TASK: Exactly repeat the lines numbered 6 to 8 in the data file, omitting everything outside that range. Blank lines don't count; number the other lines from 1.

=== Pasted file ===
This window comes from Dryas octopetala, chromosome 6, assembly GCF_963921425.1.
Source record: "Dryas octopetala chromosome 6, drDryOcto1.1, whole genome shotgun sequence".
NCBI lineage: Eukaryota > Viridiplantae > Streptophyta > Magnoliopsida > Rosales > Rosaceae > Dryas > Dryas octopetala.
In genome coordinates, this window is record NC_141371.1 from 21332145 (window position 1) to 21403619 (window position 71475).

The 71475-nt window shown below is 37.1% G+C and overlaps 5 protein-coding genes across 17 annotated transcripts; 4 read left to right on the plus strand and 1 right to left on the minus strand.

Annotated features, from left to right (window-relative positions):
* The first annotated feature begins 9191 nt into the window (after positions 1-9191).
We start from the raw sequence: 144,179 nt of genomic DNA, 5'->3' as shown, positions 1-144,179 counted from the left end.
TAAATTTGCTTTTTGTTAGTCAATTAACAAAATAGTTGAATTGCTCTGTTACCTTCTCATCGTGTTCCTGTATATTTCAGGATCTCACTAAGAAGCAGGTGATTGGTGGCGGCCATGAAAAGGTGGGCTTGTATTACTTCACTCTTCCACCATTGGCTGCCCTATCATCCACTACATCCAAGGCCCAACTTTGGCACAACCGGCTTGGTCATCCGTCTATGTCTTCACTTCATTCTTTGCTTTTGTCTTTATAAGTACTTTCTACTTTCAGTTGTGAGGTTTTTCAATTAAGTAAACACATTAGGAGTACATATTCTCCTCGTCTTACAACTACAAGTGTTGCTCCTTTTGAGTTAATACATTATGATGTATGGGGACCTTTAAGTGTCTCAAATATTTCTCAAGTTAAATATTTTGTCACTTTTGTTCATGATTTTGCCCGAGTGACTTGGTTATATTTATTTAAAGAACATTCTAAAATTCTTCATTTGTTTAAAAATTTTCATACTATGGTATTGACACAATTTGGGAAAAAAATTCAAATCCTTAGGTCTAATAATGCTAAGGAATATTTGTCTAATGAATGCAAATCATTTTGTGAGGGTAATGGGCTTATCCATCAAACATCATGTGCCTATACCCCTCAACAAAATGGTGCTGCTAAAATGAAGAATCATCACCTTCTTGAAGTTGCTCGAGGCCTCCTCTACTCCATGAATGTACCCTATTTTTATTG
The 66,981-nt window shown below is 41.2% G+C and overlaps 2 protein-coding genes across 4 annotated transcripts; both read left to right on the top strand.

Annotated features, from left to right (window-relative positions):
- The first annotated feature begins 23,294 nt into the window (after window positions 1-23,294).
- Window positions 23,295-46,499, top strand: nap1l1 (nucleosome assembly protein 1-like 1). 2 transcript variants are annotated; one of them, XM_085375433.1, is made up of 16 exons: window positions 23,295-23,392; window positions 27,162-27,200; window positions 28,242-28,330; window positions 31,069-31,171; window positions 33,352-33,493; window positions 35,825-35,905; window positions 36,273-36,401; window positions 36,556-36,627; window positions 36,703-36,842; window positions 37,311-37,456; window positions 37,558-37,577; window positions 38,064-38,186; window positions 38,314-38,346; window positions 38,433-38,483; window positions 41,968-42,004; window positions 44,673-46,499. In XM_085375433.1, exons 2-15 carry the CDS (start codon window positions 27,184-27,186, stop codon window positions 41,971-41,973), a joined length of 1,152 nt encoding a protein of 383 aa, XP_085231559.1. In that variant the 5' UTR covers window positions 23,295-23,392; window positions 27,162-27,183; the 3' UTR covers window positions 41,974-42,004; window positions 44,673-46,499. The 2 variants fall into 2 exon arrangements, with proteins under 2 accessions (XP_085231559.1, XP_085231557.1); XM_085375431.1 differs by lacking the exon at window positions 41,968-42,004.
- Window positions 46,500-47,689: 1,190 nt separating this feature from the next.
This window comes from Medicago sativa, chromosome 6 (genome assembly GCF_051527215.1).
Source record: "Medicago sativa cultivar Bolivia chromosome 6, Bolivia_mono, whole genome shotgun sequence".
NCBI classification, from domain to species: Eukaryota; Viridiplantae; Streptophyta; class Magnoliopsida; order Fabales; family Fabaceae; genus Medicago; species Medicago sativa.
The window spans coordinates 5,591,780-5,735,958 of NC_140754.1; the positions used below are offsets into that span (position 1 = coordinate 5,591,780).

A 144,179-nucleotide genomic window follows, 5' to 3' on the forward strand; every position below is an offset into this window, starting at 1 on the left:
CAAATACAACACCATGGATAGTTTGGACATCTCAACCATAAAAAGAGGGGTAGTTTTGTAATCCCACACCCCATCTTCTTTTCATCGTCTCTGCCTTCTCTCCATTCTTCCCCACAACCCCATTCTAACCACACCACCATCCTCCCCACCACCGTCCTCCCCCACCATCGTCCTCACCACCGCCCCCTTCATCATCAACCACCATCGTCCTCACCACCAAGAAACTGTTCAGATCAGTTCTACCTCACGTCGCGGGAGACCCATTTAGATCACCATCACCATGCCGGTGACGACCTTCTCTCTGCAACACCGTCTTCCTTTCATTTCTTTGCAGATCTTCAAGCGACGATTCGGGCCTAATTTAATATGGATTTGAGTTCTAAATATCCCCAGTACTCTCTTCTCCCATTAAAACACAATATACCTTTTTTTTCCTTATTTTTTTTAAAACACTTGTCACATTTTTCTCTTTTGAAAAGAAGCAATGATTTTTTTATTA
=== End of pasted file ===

Annotated features, from left to right (window-relative positions):
* The first annotated feature begins 9191 nt into the window (after positions 1-9191).
We start from the raw sequence: 144,179 nt of genomic DNA, 5'->3' as shown, positions 1-144,179 counted from the left end.